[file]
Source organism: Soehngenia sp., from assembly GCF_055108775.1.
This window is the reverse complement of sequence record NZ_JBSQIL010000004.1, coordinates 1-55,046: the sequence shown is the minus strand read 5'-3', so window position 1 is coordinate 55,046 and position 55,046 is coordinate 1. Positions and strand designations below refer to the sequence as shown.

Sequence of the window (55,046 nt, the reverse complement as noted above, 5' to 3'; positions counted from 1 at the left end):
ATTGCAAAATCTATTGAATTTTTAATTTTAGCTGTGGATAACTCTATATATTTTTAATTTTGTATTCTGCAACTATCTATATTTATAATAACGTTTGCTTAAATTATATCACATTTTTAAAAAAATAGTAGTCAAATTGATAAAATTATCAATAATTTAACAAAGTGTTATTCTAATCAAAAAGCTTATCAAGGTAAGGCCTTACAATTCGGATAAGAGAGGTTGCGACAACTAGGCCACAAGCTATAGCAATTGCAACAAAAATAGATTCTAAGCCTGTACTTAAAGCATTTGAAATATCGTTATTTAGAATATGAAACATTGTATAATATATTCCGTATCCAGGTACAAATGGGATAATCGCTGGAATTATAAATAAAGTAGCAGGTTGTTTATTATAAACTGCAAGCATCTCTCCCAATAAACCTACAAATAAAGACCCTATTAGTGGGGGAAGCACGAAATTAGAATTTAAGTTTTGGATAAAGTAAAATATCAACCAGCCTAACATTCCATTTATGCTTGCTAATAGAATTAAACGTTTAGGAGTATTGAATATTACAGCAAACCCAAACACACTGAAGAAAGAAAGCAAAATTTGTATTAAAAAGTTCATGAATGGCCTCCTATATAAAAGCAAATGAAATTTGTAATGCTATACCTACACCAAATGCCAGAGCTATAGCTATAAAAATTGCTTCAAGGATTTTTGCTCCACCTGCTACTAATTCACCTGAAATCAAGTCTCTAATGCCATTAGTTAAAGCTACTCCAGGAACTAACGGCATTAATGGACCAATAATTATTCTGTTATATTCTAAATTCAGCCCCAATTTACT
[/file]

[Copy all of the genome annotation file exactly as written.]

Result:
Source organism: Soehngenia sp., from assembly GCF_055108775.1.
This window is the reverse complement of sequence record NZ_JBSQIL010000004.1, coordinates 1-55,046: the sequence shown is the minus strand read 5'-3', so window position 1 is coordinate 55,046 and position 55,046 is coordinate 1. Positions and strand designations below refer to the sequence as shown.

Sequence of the window (55,046 nt, the reverse complement as noted above, 5' to 3'; positions counted from 1 at the left end):
ATTGCAAAATCTATTGAATTTTTAATTTTAGCTGTGGATAACTCTATATATTTTTAATTTTGTATTCTGCAACTATCTATATTTATAATAACGTTTGCTTAAATTATATCACATTTTTAAAAAAATAGTAGTCAAATTGATAAAATTATCAATAATTTAACAAAGTGTTATTCTAATCAAAAAGCTTATCAAGGTAAGGCCTTACAATTCGGATAAGAGAGGTTGCGACAACTAGGCCACAAGCTATAGCAATTGCAACAAAAATAGATTCTAAGCCTGTACTTAAAGCATTTGAAATATCGTTATTTAGAATATGAAACATTGTATAATATATTCCGTATCCAGGTACAAATGGGATAATCGCTGGAATTATAAATAAAGTAGCAGGTTGTTTATTATAAACTGCAAGCATCTCTCCCAATAAACCTACAAATAAAGACCCTATTAGTGGGGGAAGCACGAAATTAGAATTTAAGTTTTGGATAAAGTAAAATATCAACCAGCCTAACATTCCATTTATGCTTGCTAATAGAATTAAACGTTTAGGAGTATTGAATATTACAGCAAACCCAAACACACTGAAGAAAGAAAGCAAAATTTGTATTAAAAAGTTCATGAATGGCCTCCTATATAAAAGCAAATGAAATTTGTAATGCTATACCTACACCAAATGCCAGAGCTATAGCTATAAAAATTGCTTCAAGGATTTTTGCTCCACCTGCTACTAATTCACCTGAAATCAAGTCTCTAATGCCATTAGTTAAAGCTACTCCAGGAACTAACGGCATTAATGGACCAATAATTATTCTGTTATATTCTAAATTCAGCCCCAATTTACT